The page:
Despite security seemingly being all about the technology, careers in security aren’t all technical – a point Tony is keen to share.
“Yes, you’re working with technology. But what else are you doing? You’re helping businesses facing specific challenges going through a digital transformation. It’s really about the business and the people as well as the technology. And if you can understand that, you’re going to be able to communicate these things a whole lot better and break down barriers and help a business reach its objectives.”
With Tony shining a light on the importance of softer skills, we wanted to talk to him about the ones he believes are particularly important in a cyber security career. First up was curiosity.
“Cyber security doesn’t exist in a vacuum. You’re securing cloud, you’re securing IoT. So you’ve got to be curious and want to understand how these things actually work before you can think about making it safe. You’ve got to be open to embracing new things.”
In cyber security you’re dealing with ever-evolving threats, dangers and solutions. It makes sense, therefore, that another key soft skill for a cyber security professional is passion for the craft.
“Some people want to be able to ramp up on one thing and get really good at that one thing for a number of years. That is not an option in cyber security which is changing day to day. It’s constant learning but it’s fun. You need to be the kind of person who naturally gravitates towards wanting to learn new things, seeking out online resources and learning from the experience of other professionals.”
Security is now being discussed at every level, from server rooms to the board room. Increasingly, cyber security professionals are required to think big and consider how the dangers and required solutions impact wider business goals.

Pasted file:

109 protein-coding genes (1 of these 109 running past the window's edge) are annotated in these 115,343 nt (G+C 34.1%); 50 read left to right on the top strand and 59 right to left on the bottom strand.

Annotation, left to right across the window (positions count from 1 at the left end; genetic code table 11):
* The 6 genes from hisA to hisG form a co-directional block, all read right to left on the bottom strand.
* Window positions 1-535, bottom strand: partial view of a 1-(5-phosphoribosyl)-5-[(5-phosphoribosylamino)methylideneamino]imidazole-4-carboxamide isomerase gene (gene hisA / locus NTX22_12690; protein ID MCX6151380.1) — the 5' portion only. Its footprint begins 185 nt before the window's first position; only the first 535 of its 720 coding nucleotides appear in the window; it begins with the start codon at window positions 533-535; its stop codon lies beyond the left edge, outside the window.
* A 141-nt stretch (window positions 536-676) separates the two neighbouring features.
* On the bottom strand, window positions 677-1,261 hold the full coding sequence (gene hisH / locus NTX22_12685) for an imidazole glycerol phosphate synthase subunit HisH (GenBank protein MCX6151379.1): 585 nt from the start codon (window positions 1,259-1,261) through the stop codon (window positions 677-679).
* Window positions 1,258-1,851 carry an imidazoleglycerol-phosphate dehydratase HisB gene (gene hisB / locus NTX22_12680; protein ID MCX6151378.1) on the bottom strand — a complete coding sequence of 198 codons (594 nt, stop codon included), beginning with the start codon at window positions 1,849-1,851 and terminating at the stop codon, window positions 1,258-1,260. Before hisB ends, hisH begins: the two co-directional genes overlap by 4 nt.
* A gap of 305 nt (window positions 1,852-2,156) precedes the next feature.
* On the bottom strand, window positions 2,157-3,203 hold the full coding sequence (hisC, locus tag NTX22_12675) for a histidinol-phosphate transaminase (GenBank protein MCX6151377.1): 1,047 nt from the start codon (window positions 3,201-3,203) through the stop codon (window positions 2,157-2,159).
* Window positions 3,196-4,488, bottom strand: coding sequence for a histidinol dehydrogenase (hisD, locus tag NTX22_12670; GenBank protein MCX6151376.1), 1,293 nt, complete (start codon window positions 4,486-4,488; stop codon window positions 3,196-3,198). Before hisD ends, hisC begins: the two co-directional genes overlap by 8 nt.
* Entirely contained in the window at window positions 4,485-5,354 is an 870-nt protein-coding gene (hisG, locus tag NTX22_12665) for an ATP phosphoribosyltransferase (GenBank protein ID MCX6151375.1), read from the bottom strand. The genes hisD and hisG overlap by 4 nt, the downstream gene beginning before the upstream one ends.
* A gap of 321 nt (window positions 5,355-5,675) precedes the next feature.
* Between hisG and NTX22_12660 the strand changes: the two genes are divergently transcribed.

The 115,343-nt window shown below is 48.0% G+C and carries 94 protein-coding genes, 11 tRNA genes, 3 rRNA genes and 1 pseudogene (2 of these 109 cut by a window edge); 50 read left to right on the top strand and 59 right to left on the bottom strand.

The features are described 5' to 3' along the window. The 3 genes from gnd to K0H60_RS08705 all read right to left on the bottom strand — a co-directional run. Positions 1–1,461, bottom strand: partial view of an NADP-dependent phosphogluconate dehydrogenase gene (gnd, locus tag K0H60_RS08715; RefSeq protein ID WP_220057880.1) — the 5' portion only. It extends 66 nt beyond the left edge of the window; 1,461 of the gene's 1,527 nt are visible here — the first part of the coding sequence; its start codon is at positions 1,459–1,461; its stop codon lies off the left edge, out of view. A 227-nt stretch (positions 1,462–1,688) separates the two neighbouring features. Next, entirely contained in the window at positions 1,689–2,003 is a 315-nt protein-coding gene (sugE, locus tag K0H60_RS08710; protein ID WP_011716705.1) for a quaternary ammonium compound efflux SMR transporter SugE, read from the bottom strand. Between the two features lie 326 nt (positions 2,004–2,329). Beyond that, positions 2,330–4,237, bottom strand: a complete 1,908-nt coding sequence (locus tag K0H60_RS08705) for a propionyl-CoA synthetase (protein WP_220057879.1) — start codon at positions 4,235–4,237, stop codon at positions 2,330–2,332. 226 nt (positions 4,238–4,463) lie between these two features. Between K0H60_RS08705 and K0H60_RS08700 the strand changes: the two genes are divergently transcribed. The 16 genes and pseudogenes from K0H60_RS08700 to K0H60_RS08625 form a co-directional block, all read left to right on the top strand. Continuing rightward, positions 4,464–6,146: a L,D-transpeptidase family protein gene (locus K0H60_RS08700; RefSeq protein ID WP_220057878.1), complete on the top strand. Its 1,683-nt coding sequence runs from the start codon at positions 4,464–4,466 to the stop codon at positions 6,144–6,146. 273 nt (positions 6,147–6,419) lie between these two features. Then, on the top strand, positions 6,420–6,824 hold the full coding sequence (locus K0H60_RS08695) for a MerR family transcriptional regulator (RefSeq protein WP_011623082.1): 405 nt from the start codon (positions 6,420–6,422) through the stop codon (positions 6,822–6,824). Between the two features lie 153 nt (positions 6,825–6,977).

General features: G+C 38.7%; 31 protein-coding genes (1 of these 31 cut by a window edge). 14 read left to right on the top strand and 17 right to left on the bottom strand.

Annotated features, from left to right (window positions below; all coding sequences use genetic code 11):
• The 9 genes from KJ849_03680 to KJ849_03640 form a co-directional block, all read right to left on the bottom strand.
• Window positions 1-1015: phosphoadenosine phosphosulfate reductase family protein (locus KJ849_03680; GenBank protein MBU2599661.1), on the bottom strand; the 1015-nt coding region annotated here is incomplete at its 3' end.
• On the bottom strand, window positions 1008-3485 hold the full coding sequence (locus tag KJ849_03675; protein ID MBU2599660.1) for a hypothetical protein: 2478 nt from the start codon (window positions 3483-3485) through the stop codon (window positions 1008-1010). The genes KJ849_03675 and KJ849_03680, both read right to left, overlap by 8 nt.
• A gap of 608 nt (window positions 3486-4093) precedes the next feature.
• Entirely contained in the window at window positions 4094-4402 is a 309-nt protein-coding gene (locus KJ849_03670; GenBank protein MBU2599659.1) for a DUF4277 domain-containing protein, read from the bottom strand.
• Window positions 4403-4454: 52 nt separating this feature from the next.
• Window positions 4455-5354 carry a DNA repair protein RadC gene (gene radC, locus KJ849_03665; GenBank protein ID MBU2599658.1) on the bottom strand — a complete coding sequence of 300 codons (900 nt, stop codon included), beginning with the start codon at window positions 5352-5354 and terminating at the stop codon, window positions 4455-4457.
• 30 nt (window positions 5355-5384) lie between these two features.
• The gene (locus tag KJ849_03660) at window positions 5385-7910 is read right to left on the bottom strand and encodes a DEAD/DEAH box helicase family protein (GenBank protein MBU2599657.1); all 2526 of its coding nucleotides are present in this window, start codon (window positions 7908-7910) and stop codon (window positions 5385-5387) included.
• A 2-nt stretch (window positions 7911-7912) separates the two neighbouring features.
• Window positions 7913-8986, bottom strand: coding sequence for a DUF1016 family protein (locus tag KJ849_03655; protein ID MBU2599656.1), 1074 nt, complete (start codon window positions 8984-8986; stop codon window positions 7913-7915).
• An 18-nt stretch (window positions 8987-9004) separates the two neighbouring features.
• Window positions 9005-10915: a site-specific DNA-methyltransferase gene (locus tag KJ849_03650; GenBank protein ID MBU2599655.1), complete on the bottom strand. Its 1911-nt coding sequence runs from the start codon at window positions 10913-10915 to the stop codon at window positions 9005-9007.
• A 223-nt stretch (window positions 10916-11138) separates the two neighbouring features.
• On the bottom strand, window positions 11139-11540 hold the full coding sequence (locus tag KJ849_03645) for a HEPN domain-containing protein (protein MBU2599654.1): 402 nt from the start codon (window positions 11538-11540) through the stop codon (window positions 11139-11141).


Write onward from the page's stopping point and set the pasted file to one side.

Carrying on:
“We all love talking about technology, that’s what we talk about around the watercooler. But you’ve also got to understand that there’s a bigger picture at play. You’ve got to look at it holistically. It’s about people, it’s about the business. And if you can’t relate what you’re doing hands-on-keyboard to how it’s helping the business, or how it’s interacting with people, then you aren’t connecting those dots which really do need to be connected.”
For Tony, the biggest shift he’s seeing now is in the mindset of many of the businesses he’s talking with. Instead of focusing so much time and energy on securing a physical space, more time is being spent on securing the users and the information.
“Those users can be using different devices in different places The information can be anywhere. It can be at rest, it can be in motion, and trying to focus on that will really help us because, even before COVID-19, you could be working from a coffee shop on the other side of the world, or an airport lounge, a hotel, whatever. And you’ve got to be looking at the data. If you can embed security into the document or the spreadsheet you’re working on, for example, it doesn’t matter where that goes after it’s been created. You can follow it, you can make sure that it’s being compliant with the policies that you’re setting forth. And I think that’s really where we need to be going. There’s a lot that’s being done in that area, and there are some companies that are really taking it to the next level, and they’ve got it all sorted out. But for a lot of us, it’s a perspective shift first.”